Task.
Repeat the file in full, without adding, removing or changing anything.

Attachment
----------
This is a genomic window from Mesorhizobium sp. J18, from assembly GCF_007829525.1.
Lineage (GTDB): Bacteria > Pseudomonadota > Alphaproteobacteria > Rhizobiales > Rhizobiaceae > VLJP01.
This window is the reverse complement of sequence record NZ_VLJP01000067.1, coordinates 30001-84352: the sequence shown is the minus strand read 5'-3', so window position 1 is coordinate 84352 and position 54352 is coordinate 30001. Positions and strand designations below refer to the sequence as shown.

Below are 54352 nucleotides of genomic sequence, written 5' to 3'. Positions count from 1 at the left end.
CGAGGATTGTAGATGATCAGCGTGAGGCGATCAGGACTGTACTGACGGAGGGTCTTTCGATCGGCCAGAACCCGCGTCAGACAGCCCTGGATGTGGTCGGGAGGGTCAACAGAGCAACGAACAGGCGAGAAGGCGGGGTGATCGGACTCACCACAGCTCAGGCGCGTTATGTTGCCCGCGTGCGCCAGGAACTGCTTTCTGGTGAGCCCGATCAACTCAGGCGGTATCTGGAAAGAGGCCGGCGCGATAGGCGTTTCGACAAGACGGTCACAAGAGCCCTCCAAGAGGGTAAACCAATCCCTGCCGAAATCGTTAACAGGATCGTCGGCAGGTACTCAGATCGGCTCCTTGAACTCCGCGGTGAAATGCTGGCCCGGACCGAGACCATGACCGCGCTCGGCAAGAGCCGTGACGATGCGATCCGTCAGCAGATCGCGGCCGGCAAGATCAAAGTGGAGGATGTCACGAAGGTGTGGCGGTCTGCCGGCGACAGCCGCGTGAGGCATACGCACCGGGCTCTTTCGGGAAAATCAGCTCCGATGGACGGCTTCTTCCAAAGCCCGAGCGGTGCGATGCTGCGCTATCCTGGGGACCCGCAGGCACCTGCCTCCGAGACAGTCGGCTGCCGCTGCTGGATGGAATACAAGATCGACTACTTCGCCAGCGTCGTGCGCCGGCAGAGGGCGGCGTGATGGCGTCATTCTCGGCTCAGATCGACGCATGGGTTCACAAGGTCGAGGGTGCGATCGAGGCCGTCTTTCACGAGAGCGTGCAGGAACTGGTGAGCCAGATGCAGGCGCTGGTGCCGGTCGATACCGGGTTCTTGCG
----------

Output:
This is a genomic window from Mesorhizobium sp. J18, from assembly GCF_007829525.1.
Lineage (GTDB): Bacteria > Pseudomonadota > Alphaproteobacteria > Rhizobiales > Rhizobiaceae > VLJP01.
This window is the reverse complement of sequence record NZ_VLJP01000067.1, coordinates 30001-84352: the sequence shown is the minus strand read 5'-3', so window position 1 is coordinate 84352 and position 54352 is coordinate 30001. Positions and strand designations below refer to the sequence as shown.

Below are 54352 nucleotides of genomic sequence, written 5' to 3'. Positions count from 1 at the left end.
CGAGGATTGTAGATGATCAGCGTGAGGCGATCAGGACTGTACTGACGGAGGGTCTTTCGATCGGCCAGAACCCGCGTCAGACAGCCCTGGATGTGGTCGGGAGGGTCAACAGAGCAACGAACAGGCGAGAAGGCGGGGTGATCGGACTCACCACAGCTCAGGCGCGTTATGTTGCCCGCGTGCGCCAGGAACTGCTTTCTGGTGAGCCCGATCAACTCAGGCGGTATCTGGAAAGAGGCCGGCGCGATAGGCGTTTCGACAAGACGGTCACAAGAGCCCTCCAAGAGGGTAAACCAATCCCTGCCGAAATCGTTAACAGGATCGTCGGCAGGTACTCAGATCGGCTCCTTGAACTCCGCGGTGAAATGCTGGCCCGGACCGAGACCATGACCGCGCTCGGCAAGAGCCGTGACGATGCGATCCGTCAGCAGATCGCGGCCGGCAAGATCAAAGTGGAGGATGTCACGAAGGTGTGGCGGTCTGCCGGCGACAGCCGCGTGAGGCATACGCACCGGGCTCTTTCGGGAAAATCAGCTCCGATGGACGGCTTCTTCCAAAGCCCGAGCGGTGCGATGCTGCGCTATCCTGGGGACCCGCAGGCACCTGCCTCCGAGACAGTCGGCTGCCGCTGCTGGATGGAATACAAGATCGACTACTTCGCCAGCGTCGTGCGCCGGCAGAGGGCGGCGTGATGGCGTCATTCTCGGCTCAGATCGACGCATGGGTTCACAAGGTCGAGGGTGCGATCGAGGCCGTCTTTCACGAGAGCGTGCAGGAACTGGTGAGCCAGATGCAGGCGCTGGTGCCGGTCGATACCGGGTTCTTGCG